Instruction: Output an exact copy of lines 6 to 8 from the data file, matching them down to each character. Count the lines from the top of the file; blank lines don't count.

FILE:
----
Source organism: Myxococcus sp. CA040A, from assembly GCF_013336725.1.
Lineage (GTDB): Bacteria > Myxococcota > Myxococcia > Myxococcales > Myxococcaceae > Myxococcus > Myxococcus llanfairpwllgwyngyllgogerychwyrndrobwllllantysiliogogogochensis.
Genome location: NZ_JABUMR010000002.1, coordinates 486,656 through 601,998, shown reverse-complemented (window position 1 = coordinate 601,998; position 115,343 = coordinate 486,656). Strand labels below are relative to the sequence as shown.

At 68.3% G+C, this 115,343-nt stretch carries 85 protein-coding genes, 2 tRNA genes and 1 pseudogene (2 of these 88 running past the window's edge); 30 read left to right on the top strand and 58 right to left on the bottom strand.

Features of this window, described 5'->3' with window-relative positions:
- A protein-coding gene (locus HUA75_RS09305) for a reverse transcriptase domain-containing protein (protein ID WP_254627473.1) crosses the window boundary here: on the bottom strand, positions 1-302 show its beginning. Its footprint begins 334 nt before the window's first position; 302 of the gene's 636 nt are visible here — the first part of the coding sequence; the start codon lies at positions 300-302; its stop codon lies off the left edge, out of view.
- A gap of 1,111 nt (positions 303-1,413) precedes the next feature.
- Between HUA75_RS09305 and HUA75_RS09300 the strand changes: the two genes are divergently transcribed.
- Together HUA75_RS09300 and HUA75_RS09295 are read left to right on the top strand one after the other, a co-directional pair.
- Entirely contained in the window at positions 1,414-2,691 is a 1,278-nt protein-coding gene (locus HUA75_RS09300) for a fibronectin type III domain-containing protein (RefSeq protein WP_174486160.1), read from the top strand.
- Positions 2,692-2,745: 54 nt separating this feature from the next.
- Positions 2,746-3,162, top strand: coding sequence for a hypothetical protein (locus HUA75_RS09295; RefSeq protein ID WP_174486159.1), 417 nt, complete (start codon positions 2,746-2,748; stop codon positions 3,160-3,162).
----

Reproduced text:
- A protein-coding gene (locus HUA75_RS09305) for a reverse transcriptase domain-containing protein (protein ID WP_254627473.1) crosses the window boundary here: on the bottom strand, positions 1-302 show its beginning. Its footprint begins 334 nt before the window's first position; 302 of the gene's 636 nt are visible here — the first part of the coding sequence; the start codon lies at positions 300-302; its stop codon lies off the left edge, out of view.
- A gap of 1,111 nt (positions 303-1,413) precedes the next feature.
- Between HUA75_RS09305 and HUA75_RS09300 the strand changes: the two genes are divergently transcribed.